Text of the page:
1. Medicine packages are a major burden on the environment.
Fiction. The environmental load of medicine packaging is small, and relatively speaking the environmental footprint of medicine packaging is very small. However, the quality of packaging plays a big role in the shelf life of a medicinal product. This is why it is more than just a piece of waste: it protects the product against light, damage during delivery, oxygen and microbes.
2. Medicine packages can be recycled.
Fact. Most of Orion’s medicine packages are recyclable. The exception is packages and containers with medicine or cream left in them.
Medicines should never be washed down the drain or thrown out into the environment or mixed waste. Collect medicine packages with medicine in them in a plastic bag and take them to a pharmacy for disposal.
Tablets and capsules sold in glass and plastic containers should be disposed of in their original packaging. Pack them separately in a clear plastic bag and take them to a pharmacy. Blister packages can be taken to the pharmacy as they are.
Vitamins, food supplements, basic creams and cosmetics are not hazardous waste so they can be disposed of in normal household waste.
3. It is difficult to know how the different packaging materials should be sorted.
Fact, definitely – which is why we have compiled a short checklist to make recycling easier:
- aluminium caps: metals
- plastic containers and caps: plastics
- cartons: cardboard and paperboard
- package inserts: paper
- glass bottles: glass
- Blister packages with foil top and base: metals
- Layered materials and blister packages with plastic top and foil base: mixed or energy waste
4. An plastic medicine container is useless when empty.
Fiction. Orion’s plastic containers can be recycled. The industry uses them as secondary raw-material.
Orion’s plastic medicine and food supplement packages recycled in plastics will end up at Fortum, where they are sorted, cleaned and melted, after which the mass is granulated. Granulated plastic containers are manufactured into plastic beads which are again made into new plastic products.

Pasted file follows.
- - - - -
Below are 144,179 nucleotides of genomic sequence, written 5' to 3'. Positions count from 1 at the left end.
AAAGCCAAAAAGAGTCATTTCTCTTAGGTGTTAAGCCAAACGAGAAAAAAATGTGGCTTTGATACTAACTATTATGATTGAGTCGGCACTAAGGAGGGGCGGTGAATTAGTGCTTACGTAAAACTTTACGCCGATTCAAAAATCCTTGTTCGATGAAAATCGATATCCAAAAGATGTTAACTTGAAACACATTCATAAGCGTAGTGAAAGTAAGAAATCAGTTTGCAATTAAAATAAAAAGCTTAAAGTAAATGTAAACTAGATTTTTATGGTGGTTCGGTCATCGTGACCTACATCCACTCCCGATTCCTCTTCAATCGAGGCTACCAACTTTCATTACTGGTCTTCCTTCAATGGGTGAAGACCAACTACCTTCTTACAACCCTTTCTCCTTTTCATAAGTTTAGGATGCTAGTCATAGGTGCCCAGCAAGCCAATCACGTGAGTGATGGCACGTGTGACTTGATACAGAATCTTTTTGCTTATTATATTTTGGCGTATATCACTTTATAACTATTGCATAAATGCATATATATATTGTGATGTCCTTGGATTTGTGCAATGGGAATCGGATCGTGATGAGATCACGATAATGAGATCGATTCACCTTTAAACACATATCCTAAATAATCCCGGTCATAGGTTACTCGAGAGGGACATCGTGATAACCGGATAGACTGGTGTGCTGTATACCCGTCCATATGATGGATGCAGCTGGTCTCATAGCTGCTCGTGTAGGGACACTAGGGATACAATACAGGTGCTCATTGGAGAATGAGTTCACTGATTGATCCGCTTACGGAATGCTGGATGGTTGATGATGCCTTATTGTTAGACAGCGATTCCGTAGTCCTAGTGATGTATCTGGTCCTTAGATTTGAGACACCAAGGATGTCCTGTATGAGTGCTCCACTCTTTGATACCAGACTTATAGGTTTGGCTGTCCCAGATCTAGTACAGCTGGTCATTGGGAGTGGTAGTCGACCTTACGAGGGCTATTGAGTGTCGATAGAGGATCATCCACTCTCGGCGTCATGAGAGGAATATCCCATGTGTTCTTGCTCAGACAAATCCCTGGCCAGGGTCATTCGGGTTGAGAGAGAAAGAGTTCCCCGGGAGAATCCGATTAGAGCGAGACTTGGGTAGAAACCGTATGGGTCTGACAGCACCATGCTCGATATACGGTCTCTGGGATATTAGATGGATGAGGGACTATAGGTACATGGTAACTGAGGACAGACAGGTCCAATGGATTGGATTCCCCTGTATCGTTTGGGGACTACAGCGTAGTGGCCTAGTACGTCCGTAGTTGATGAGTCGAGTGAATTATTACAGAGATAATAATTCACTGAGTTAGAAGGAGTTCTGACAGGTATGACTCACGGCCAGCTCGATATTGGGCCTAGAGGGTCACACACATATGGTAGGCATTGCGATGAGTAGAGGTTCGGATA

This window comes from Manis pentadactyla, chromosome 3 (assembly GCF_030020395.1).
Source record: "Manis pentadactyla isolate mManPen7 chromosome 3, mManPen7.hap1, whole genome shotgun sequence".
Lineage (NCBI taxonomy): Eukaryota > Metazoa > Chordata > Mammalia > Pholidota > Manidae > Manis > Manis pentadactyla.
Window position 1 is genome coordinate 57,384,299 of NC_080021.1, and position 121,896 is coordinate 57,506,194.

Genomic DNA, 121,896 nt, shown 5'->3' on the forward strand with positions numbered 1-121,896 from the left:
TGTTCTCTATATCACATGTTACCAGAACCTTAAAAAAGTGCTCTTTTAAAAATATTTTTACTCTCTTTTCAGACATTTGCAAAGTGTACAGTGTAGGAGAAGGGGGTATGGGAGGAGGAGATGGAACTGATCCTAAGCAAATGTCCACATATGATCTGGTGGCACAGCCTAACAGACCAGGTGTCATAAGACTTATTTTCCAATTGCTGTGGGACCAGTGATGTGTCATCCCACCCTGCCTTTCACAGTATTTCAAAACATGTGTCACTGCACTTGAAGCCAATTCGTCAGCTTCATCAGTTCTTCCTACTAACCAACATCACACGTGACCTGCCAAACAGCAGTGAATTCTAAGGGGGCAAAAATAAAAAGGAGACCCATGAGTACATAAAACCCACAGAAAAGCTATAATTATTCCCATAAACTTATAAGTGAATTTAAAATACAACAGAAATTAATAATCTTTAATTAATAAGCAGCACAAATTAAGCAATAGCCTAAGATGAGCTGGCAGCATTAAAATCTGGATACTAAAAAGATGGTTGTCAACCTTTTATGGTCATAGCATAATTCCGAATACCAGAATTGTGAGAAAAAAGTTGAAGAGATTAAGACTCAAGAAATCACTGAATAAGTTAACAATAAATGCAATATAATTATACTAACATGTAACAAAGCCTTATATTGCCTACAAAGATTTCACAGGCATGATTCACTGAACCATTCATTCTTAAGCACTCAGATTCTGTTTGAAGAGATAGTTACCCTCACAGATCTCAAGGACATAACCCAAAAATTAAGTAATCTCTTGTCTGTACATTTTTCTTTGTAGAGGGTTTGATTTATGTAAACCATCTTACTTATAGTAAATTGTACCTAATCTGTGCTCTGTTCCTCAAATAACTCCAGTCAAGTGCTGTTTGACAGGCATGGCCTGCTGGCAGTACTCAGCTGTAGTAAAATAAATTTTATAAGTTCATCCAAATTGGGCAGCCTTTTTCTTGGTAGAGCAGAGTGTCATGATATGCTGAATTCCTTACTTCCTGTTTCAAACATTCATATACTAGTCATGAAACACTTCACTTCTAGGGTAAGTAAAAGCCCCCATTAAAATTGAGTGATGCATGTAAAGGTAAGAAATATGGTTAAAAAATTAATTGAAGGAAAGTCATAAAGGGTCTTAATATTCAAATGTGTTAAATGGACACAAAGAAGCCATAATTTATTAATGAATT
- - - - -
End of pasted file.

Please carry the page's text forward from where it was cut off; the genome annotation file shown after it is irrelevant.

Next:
Orion’s plastic medicine containers may have a second life as a flower pot or dish brush.
5. Many of the medicine packages end in landfills.
Fiction. Nine packages out of ten are upcycled while the packages disposed of as mixed waste can still be used as energy waste. Energy waste is incinerated and the generated heat is used for district heating, for example.
6. Package instructions are not always clear about recycling.
Fact to some degree. Many medicine packages have clear recycling instructions but unfortunately not all. The challenge is the small size of the packaging – and statutory medical information must take priority.
We at Orion have taken notice of this and have launched a project to improve the quality of recycling instructions on our packaging.
As a first step, we have provided detailed recycling instructions for all our packaging materials on our website.
7. Optimised package sizing reduces medicine residues in the environment.
Fact. The more medicines are thrown away, the more likely it is that some residue will end up in the natural environment at some stage. Medicine waste is created if, for example, a patient does not complete the course of antibiotics they have been prescribed. Some users don’t take expired or unused medicines to the pharmacy as they definitely should, and instead pour them down the drain or flush them down the toilet. As a result, medicine residues will find their way into waste water.
Selling medicines in appropriately sized packages makes it more likely that consumers will complete the prescribed courses and that empty containers and cartons will be sorted correctly.
Medicines do not belong in the natural environment, which is why Orion supports the work of the John Nurminen Foundation in the preservation of the Baltic Sea. The collaboration aims at minimising the amount of medicine residues discharged into the Baltic Sea.
Orion also offers training for healthcare professionals regarding package sizes: it is recommended to start a new course of medication with a small package and only increase the prescription if the medication proves suitable for the patient.
The experts interviewed for this article were Orion's packaging specialists Elli Kultanen and Hanna Bruun.